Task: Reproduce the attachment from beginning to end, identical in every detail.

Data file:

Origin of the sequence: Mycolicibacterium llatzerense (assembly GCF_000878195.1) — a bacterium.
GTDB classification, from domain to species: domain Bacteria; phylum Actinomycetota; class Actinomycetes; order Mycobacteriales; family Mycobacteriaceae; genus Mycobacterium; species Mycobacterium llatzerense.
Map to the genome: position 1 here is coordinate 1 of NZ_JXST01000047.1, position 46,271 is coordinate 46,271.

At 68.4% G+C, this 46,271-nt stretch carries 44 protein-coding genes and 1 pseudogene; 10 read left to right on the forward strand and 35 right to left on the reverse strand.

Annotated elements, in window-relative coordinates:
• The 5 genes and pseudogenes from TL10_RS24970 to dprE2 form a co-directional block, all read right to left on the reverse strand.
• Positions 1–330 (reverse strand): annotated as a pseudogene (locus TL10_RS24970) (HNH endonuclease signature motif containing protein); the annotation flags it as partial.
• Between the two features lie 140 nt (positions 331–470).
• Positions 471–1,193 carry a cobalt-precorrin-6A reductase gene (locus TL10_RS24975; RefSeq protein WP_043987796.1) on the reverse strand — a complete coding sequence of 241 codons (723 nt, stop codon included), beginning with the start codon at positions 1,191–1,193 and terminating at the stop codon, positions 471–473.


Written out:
Origin of the sequence: Mycolicibacterium llatzerense (assembly GCF_000878195.1) — a bacterium.
GTDB classification, from domain to species: domain Bacteria; phylum Actinomycetota; class Actinomycetes; order Mycobacteriales; family Mycobacteriaceae; genus Mycobacterium; species Mycobacterium llatzerense.
Map to the genome: position 1 here is coordinate 1 of NZ_JXST01000047.1, position 46,271 is coordinate 46,271.

At 68.4% G+C, this 46,271-nt stretch carries 44 protein-coding genes and 1 pseudogene; 10 read left to right on the forward strand and 35 right to left on the reverse strand.

Annotated elements, in window-relative coordinates:
• The 5 genes and pseudogenes from TL10_RS24970 to dprE2 form a co-directional block, all read right to left on the reverse strand.
• Positions 1–330 (reverse strand): annotated as a pseudogene (locus TL10_RS24970) (HNH endonuclease signature motif containing protein); the annotation flags it as partial.
• Between the two features lie 140 nt (positions 331–470).
• Positions 471–1,193 carry a cobalt-precorrin-6A reductase gene (locus TL10_RS24975; RefSeq protein WP_043987796.1) on the reverse strand — a complete coding sequence of 241 codons (723 nt, stop codon included), beginning with the start codon at positions 1,191–1,193 and terminating at the stop codon, positions 471–473.